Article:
Wizzy Digital Courier
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( 14.03.2006 )
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( 29.04.2004 )
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Wizzy in the News

Top level News

Go Open

Saturday, 27 November 2004

We all know that to connect to the Internet, you need a telephone line and a modem, a satellite uplink, or some other means of tapping into 'the Net'. Unfortunately, in South Africa, the necessary telecommunications infrastructure is not always there to tap into. About a third of South Africans don't have a phone line, and roughly 88% of schools in the Northern Province lack an Internet connection.

Download the video video (mp4 format- Linux users try VLC player)

Weekend Argus

April 2004 - Article in Weekend Argus, Cape Town, another in The Big Issue, and a good review from Wired News.

Wired News

Seeking Riches from the Poor - Wired News finds out what is happening.

CAPE TOWN, South Africa -- When Andy Rabagliati describes his work to people in Europe and America, they have trouble understanding exactly what it is he does, and why.

"This replaces the phone line," he says, holding up a dark blue memory stick the size of a cigarette lighter.

Venezeulan IT magazine picks up the story

Cuando Andy Rabagliati les explica en qué consiste su trabajo a europeos y estadounidenses, les cuesta entender qué hace exactamente y por qué.

Rabagliati se dedica a proveer acceso a Internet a escuelas rurales aisladas. Parece sencillo. Pero en rigor, lograr ese objetivo no es una tarea fácil en las colinas verdes y ondulantes de KwaZulu-Natal, donde pasa buena parte de su tiempo.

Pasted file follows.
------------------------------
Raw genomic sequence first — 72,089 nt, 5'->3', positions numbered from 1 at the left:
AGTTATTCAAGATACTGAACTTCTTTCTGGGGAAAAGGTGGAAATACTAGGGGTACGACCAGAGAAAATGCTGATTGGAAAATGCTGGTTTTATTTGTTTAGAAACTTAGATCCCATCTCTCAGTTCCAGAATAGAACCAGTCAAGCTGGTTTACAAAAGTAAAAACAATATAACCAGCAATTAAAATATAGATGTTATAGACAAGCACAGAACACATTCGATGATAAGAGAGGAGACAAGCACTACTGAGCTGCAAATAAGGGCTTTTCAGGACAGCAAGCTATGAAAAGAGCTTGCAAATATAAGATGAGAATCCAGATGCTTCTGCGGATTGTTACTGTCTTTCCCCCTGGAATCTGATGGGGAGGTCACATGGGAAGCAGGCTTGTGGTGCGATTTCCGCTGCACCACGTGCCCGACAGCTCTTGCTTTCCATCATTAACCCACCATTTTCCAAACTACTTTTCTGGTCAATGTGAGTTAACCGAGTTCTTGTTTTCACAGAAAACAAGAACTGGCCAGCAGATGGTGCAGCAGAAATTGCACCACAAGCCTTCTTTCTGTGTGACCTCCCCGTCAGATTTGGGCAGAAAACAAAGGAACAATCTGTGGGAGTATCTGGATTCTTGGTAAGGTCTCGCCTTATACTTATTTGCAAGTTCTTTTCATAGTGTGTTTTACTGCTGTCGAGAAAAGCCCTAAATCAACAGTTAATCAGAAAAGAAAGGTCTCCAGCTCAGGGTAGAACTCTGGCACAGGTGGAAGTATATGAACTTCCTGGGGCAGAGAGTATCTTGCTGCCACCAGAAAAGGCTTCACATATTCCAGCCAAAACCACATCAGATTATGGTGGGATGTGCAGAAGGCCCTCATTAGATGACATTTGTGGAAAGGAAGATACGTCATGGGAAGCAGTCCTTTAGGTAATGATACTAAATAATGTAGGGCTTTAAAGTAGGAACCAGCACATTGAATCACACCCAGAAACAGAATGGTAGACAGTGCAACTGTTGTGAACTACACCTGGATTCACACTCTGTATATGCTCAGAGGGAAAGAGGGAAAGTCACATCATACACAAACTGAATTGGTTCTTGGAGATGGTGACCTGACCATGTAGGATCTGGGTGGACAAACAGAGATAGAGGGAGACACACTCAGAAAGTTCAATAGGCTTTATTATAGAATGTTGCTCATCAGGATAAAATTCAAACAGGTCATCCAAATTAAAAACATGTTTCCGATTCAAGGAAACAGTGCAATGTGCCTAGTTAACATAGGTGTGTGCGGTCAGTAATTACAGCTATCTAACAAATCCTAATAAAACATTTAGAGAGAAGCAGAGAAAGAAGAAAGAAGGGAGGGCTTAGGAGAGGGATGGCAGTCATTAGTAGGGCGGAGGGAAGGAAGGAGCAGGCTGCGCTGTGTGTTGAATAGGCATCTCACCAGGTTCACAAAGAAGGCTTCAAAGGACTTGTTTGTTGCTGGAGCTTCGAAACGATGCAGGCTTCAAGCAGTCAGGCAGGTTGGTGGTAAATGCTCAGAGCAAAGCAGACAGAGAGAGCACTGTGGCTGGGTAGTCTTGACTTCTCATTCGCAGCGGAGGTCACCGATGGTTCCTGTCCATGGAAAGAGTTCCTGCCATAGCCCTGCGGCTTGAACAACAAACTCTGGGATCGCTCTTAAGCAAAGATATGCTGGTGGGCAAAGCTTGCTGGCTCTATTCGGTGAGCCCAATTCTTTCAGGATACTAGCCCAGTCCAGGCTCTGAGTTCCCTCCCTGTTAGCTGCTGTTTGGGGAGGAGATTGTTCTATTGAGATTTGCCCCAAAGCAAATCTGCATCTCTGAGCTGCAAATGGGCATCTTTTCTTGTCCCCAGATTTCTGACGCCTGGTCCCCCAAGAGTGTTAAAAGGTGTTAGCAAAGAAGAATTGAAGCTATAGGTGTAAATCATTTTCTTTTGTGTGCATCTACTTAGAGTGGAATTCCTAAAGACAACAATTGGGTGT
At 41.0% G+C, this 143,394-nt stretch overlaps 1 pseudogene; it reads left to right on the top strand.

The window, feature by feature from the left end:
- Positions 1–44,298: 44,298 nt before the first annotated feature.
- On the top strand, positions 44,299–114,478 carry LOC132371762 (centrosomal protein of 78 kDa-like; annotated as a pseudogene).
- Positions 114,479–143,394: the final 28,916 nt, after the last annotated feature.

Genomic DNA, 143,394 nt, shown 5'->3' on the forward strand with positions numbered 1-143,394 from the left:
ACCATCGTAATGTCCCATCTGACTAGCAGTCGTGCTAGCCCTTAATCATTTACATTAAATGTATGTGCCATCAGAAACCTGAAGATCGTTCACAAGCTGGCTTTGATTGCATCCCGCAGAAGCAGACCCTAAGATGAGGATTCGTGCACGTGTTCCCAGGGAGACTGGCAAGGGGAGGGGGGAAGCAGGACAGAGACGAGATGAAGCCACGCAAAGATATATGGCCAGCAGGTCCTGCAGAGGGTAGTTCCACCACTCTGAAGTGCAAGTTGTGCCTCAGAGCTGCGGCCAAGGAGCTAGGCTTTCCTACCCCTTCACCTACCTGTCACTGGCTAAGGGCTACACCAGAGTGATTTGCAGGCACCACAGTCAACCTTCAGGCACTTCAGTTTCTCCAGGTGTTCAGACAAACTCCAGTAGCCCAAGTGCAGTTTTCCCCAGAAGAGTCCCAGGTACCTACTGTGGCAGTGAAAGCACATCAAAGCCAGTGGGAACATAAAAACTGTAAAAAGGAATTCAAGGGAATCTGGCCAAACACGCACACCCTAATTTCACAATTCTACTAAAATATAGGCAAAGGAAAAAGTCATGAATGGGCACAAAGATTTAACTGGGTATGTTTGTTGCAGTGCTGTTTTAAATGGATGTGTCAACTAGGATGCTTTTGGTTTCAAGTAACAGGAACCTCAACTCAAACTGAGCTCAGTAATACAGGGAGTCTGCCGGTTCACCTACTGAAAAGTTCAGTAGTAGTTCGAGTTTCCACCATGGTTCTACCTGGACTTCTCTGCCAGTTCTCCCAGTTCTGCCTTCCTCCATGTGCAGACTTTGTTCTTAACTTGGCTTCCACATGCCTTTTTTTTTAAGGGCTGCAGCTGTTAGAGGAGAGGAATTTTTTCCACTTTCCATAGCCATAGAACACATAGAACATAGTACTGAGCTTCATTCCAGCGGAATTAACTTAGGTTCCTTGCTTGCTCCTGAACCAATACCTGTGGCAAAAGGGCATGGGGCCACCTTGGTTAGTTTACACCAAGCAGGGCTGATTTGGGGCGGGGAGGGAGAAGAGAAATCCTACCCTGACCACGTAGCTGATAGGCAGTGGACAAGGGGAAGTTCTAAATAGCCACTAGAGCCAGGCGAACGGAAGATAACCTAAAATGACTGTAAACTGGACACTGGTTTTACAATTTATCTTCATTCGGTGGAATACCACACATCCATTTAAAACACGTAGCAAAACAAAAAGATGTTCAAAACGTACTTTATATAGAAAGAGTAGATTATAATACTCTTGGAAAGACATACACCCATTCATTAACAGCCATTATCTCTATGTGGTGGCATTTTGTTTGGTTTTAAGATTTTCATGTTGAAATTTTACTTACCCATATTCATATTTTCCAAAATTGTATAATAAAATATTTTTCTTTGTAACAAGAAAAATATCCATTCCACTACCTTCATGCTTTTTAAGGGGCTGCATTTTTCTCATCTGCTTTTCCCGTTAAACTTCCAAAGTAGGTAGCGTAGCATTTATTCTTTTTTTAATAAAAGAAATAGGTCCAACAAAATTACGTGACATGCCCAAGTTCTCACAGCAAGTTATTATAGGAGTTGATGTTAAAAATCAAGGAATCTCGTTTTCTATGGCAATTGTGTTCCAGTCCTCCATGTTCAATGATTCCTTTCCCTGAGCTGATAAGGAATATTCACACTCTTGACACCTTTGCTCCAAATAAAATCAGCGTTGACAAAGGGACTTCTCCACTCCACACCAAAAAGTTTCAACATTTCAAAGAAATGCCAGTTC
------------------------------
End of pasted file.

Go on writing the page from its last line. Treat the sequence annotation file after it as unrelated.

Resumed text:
Cape town published Weekend Argus writes a story

the Big Issue talks of Milk Trucks

The Big Issue South Africa finds relevance for street people - A local copy of the article


Video clips describing Wizzy Digital Courier, courtesy of Bridges.org
Oneworld.tv video clips - Esangweni school, Cape Town townships

High costs make it impossible for most schools in South Africa to maintain an Internet connection. Wireless and ISDN connections are extremely rare; thus, the only option for many schools is to pay the high per-minute rates mandated by monopoly-holding telco. One solution, developed by Wizzy Digital Courier, it to provide offline Internet access using a system of "delayed dialup".

Mercury News

Open source helps education effort in Third World

When Andy Rabagliati started working to deliver Internet access to some poor rural schools, he chose Linux and other open-source software for the core of his project. His decision was a no-brainer.


ITWeb: KZN schools get cut-rate Internet

[Johannesburg, 27 June 2003] - New Cape Town company Wizzy Digital Courier has devised a way to bypass many of the costs of setting up and running a school computer LAN by using old equipment, the Linux operating system and Telkom's R7 Callmore package.

Linux Today

Tectonic: Smart Answer to Digital Divide

"Cape Town-based Wizzy Digital Courier, which delivers Internet content via a courier system, and offers cost effective computing and Internet access to schools, has launched a pilot project in Eshowe in Zululand.

CITI: Cape IT Initiative

Walking the Talk

Bridging the Digital Divide is no longer just a fancy, meaningless IT buzzword in Northern KwaZulu Natal, thanks to Cape Town entrepreneurs and Linux, the open source standard to operate computer programmes.

World Premier of Digital Courier in South Africa

We at Wizzy Digital Courier wizzy.org.za are officially opening in South Africa the prototype of a new method of low cost Internet access that can be used for rural schools in any environment in the world.

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